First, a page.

Rossendale Valley Tramways Company

Summary
In common with the vast majority of UK steam tramways, RVTCo drivers wore railway footplate-like attire, comprising heavy-duty cotton jackets and trousers, along with greasetop or cloth caps; no badges of any kind were worn. Up until the mid-to-late 1890s, conductors wore smart but informal attire, usually jacket and trousers, shirt and tie, along with an overcoat. Headgear followed the fashion of the day, initially the bowler hat, but later on the flat cap. No insignia, including licences, appears to have been worn.

In the mid-to-late 1890s, or possibly following the take-over by the British Electric Traction Company in 1898, conductors were issued with double-breasted jackets (edged in a lighter material), with two rows of four buttons, three waist-level pockets and lapels, together with matching trousers and a soft-topped cap. Neither jacket nor cap appears to have borne any badges. In the mid Edwardian era, caps were changed to a more modern military style with a tensioned crown (top), though still without badges. The absence of insignia was very unusual for a BETCosubsidiary, but may have been a deliberate policy by the company, whose symbol (the 'Magnet & Wheel') very much reflected their electrification agenda, which in the case of the RVTCo, ultimately foundered on the rocks of municipal obduracy.

Photos indicate that inspectors wore long single-breasted coats - like those of conductors, edged in a lighter material - with four buttons and lapels; once again, the latter did not carry any badges. Caps were in a kepi-style with a glossy peak, and appear to have carried an oblong metal badge of unknown pattern.

For a brief history of the RVTCo, see: 'A History of the British Steam Tram Volume 4 by David Gladwin'; Adam Gordon (2008).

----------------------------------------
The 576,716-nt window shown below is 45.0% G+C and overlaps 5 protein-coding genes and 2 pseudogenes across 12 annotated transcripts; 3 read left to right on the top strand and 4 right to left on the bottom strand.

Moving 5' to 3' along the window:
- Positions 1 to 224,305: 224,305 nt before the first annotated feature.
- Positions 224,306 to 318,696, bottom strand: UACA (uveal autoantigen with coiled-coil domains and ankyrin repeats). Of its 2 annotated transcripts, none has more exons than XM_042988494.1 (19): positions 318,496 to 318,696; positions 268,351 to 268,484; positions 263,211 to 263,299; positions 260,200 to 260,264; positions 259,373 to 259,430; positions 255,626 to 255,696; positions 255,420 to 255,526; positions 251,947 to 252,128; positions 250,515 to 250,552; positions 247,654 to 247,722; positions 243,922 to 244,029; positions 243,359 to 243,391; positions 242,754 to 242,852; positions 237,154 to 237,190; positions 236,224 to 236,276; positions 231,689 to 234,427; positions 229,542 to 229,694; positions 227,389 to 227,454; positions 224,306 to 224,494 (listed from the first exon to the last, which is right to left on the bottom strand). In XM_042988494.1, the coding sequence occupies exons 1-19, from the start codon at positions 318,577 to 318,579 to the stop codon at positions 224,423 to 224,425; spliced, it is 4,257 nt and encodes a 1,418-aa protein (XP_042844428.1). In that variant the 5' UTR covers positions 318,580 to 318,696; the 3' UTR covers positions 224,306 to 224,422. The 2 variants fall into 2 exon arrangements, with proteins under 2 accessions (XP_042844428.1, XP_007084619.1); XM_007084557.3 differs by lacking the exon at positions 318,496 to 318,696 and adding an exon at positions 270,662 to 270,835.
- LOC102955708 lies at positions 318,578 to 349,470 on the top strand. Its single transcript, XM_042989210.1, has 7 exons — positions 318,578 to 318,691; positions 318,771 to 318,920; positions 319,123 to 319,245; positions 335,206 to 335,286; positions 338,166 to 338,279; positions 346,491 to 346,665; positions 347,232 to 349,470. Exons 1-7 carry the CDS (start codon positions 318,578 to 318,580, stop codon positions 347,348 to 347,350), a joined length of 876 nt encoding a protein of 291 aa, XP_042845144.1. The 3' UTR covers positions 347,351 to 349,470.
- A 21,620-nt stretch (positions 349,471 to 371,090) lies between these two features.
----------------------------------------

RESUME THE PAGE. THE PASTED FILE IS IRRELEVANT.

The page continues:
Images

Steam tram drivers and conductors
Rossendale Valley Tramways Steam Tram No 3 and crew 1890
Driver and conductor (possibly the man on the right) pose for the camera with what is evidently a brand new Thomas Green and Sons product, Steam Tram No 3 (plus trailer), dating the photo to December 1888 or early 1889. Photo courtesy of the Tramways and Light Railway Society.


Rossendale Valley Tramways Steam Tram No 6 and crew 1890
Rossendale Valley Tramways Company No 6 outside the Queens Arms, Rawtenstall, circa 1890. Photo courtesy of Duncan Holden.


Rossendale Valley Tramways Steam Tram and crew
A group, including the driver (in the cab) and conductor (right), with an unidentified engine near Stacksteads - photo undated, but probably taken in the 1890s. The conductor appears to be wearing a soft-topped cap, probably self purchased. Photo courtesy of the Tramways and Light Railway Society.


Rossendale Valley Steam Tram at Glen Top Brewery
The crew of an unidentified steam tram pose for the camera together with an inspector (in all likelihood) outside Glen Top Brewery, Stacksteads - photo undated, but probably taken in the mid-to-late 1890s. Neither the driver nor the conductor appear to be wearing a cap badge, the bright spot on the driver's cap merely being a reflection. The inspector on the other hand would appear to have some sort of metal badge on his cap. Author's Collection.


Rossendale Valley Tramways steam tram and crew
A rather poorly focused shot, but one which does show a conductor in double-breasted jacket edged in material of a lighter colour - photo undated, but probably early 20th Century. Photo courtesy of the Tramways and Light Railway Society.


Rossendale Valley Tramways Steam Tram No 9 and crew 1890
Conductor (Bill Dust), driver (Dick Walmsley) and an inspector (pose for the camera with Tram No 1 in Burnley Rd, Crawshawbooth in 1907. Photo courtesy of the Tramways and Light Railway Society.

Senior staff
Rossendale Valley Tramways InspectorRossendale Valley Tramways Inspector
Two RVTCo inspectors taken from the photos above. Both are wearing long single-breasted coats with four buttons and lapels, along with kepi-style caps bearing an oblong badge, probably in metal. The apparent stripes on the sleeves of the man in the first photograph are probably just creases highlighted by the camera flash.